Position Duties


Duties of a director include,

  • meet at such times and places as required by the Bylaws including participation in WBWG conference calls;
  • act as liaison and facilitate communication between WBWG and members of their respective state or province (e.g., solicit feedback from members when voting on WBWG issues);
  • provide summary report(s) of bat-related activity in their respective state or province for inclusion in WBWG Newsletters;
  • Assist the Board of Directors and Officers in carrying out the work of the WBWG.

Time required is approximately 5-10 hours per month.


Duties of the president include,

  • supervises and controls the affairs of WBWG and the activities of the Officers, subject to the control of the Board of Directors;
  • presides at all meetings of the Board of Directors and meetings of the members;
  • maintains the Action Plan and facilities implementation of the Action Plan;
  • signs contracts for WBWG meetings; and
  • serves as primary signatory, representative, and liaison for WBWG.

Time required is approximately 15-25 hours per month.

Vice President

Duties of the vice president include,

  • perform all duties of the President in the absence of the President, or in the event of his or her inability or refusal to act; and
  • assist the President in carrying out the work of the WBWG by completing tasks assigned by the President or Board of Directors.

Time required is approximately 10-15 hours per month.


Duties of the secretary include,

          • certify and keep the original, or a copy, of the Bylaws as amended or otherwise altered to date;
          • maintain a record of all formal communications and a book of minutes of all meetings of the Board of Directors and Officers including time and place held, attendees, and proceedings (this includes securing edits for meeting notes and submitting them to the webmaster within 5 days following the meeting);
          • maintain and update regularly a membership book containing names and addresses of members, and distribute membership rolls to Directors of each state or province at least every 6 months;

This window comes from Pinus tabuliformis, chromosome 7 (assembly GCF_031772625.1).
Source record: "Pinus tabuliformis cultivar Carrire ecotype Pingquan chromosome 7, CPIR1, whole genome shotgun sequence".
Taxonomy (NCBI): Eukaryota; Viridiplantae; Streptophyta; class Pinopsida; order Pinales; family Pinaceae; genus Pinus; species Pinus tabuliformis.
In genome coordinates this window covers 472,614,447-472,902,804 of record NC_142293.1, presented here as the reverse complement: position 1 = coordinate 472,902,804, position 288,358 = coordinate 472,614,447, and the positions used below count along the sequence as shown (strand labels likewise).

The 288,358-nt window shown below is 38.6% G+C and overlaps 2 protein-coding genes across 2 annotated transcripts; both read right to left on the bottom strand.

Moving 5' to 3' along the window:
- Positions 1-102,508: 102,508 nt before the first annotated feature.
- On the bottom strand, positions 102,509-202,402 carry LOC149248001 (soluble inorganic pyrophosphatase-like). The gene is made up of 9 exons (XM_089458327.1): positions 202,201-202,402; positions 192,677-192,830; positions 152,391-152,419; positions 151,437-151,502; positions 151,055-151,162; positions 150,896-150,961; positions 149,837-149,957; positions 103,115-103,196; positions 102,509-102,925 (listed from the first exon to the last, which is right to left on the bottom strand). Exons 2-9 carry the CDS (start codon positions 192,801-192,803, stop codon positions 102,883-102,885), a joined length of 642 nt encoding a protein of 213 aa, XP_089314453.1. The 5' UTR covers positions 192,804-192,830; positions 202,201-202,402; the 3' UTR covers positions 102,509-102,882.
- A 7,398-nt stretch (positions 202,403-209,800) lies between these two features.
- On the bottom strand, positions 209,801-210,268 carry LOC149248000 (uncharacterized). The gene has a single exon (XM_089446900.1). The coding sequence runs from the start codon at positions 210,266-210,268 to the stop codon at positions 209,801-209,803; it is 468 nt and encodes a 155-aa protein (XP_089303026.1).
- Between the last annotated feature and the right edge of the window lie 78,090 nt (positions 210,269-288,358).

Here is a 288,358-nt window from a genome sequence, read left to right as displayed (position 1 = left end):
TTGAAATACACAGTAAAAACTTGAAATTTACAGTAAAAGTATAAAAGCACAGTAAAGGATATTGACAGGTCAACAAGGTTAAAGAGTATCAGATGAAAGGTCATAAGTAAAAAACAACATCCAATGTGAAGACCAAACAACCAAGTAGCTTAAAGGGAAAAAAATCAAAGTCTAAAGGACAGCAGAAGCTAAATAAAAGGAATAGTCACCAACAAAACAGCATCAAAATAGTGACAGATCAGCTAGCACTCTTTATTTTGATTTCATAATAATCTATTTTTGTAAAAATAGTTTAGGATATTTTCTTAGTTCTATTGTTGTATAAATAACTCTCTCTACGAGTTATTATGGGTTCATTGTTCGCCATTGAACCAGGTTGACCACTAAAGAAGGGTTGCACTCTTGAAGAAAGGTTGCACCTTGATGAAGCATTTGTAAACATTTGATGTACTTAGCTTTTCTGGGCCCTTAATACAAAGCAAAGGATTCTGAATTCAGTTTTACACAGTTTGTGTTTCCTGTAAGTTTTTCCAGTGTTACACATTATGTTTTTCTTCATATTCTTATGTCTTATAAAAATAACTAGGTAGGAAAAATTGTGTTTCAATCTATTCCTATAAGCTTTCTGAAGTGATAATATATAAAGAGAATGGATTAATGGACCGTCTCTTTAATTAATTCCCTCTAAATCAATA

• assist with writing and disseminating letters on behalf of WBWG;
          • serve on the Membership Committee; and
          • conduct roll call for meetings of the Board of Directors.

Time required is approximately 10-15 hours per month.


Duties of the treasurer include,

            • have charge and custody of, and be responsible for, all funds and securities of WBWG;
            • receive, and give receipt for, monies due and payable to WBWG from any source;
            • disburse, or cause to be disbursed, WBWG funds as may be directed by the Board of Directors;
            • keep and maintain adequate and correct accounts of WBWG’s business transactions;
            • provide an annual report to the Board of Directors on the financial status of the corporation;
            • render to the President and Directors, whenever requested, an account of any or all of his or her transactions as Treasurer and of the financial condition of WBWG
            • prepare and certify the financial statements to be included in any required reports; and
            • annually update the non-profit status of WBWG.

Time required is approximately 10-15 hours per month.

    At-large Representatives

    Duties of at-large representatives include,

              • participate in meetings of Board of Directors and Officers including conference calls; and
              • Assist the Board of Directors and Officers in carrying out the work of the WBWG.

    Time required is approximately 10 hours per month.